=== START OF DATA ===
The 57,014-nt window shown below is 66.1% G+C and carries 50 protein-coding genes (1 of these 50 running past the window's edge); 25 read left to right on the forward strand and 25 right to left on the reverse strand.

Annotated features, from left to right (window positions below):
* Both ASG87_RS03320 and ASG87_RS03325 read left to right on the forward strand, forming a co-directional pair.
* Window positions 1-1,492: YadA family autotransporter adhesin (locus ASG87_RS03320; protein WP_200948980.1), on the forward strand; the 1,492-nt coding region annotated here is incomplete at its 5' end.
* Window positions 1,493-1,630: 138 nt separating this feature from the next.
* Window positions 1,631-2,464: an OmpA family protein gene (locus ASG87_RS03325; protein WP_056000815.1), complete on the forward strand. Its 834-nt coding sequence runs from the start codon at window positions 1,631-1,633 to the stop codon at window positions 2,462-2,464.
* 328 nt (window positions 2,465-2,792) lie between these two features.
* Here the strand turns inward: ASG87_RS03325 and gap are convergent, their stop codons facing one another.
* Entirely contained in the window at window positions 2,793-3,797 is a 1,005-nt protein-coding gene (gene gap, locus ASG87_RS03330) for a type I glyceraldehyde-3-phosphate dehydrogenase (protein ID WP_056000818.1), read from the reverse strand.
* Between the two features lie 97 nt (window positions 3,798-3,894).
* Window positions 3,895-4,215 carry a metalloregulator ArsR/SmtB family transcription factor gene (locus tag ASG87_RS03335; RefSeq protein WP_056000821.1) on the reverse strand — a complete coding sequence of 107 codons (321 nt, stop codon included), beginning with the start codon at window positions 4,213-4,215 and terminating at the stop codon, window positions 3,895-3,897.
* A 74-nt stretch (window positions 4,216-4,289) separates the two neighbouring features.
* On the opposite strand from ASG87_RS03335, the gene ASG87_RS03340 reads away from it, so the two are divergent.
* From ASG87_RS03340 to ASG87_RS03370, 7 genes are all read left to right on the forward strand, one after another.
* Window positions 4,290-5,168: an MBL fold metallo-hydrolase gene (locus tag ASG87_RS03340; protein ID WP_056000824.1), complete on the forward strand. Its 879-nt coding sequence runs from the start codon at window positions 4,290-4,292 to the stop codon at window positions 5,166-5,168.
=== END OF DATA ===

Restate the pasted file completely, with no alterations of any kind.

The 57,014-nt window shown below is 66.1% G+C and carries 50 protein-coding genes (1 of these 50 running past the window's edge); 25 read left to right on the forward strand and 25 right to left on the reverse strand.

Annotated features, from left to right (window positions below):
* Both ASG87_RS03320 and ASG87_RS03325 read left to right on the forward strand, forming a co-directional pair.
* Window positions 1-1,492: YadA family autotransporter adhesin (locus ASG87_RS03320; protein WP_200948980.1), on the forward strand; the 1,492-nt coding region annotated here is incomplete at its 5' end.
* Window positions 1,493-1,630: 138 nt separating this feature from the next.
* Window positions 1,631-2,464: an OmpA family protein gene (locus ASG87_RS03325; protein WP_056000815.1), complete on the forward strand. Its 834-nt coding sequence runs from the start codon at window positions 1,631-1,633 to the stop codon at window positions 2,462-2,464.
* 328 nt (window positions 2,465-2,792) lie between these two features.
* Here the strand turns inward: ASG87_RS03325 and gap are convergent, their stop codons facing one another.
* Entirely contained in the window at window positions 2,793-3,797 is a 1,005-nt protein-coding gene (gene gap, locus ASG87_RS03330) for a type I glyceraldehyde-3-phosphate dehydrogenase (protein ID WP_056000818.1), read from the reverse strand.
* Between the two features lie 97 nt (window positions 3,798-3,894).
* Window positions 3,895-4,215 carry a metalloregulator ArsR/SmtB family transcription factor gene (locus tag ASG87_RS03335; RefSeq protein WP_056000821.1) on the reverse strand — a complete coding sequence of 107 codons (321 nt, stop codon included), beginning with the start codon at window positions 4,213-4,215 and terminating at the stop codon, window positions 3,895-3,897.
* A 74-nt stretch (window positions 4,216-4,289) separates the two neighbouring features.
* On the opposite strand from ASG87_RS03335, the gene ASG87_RS03340 reads away from it, so the two are divergent.
* From ASG87_RS03340 to ASG87_RS03370, 7 genes are all read left to right on the forward strand, one after another.
* Window positions 4,290-5,168: an MBL fold metallo-hydrolase gene (locus tag ASG87_RS03340; protein ID WP_056000824.1), complete on the forward strand. Its 879-nt coding sequence runs from the start codon at window positions 4,290-4,292 to the stop codon at window positions 5,166-5,168.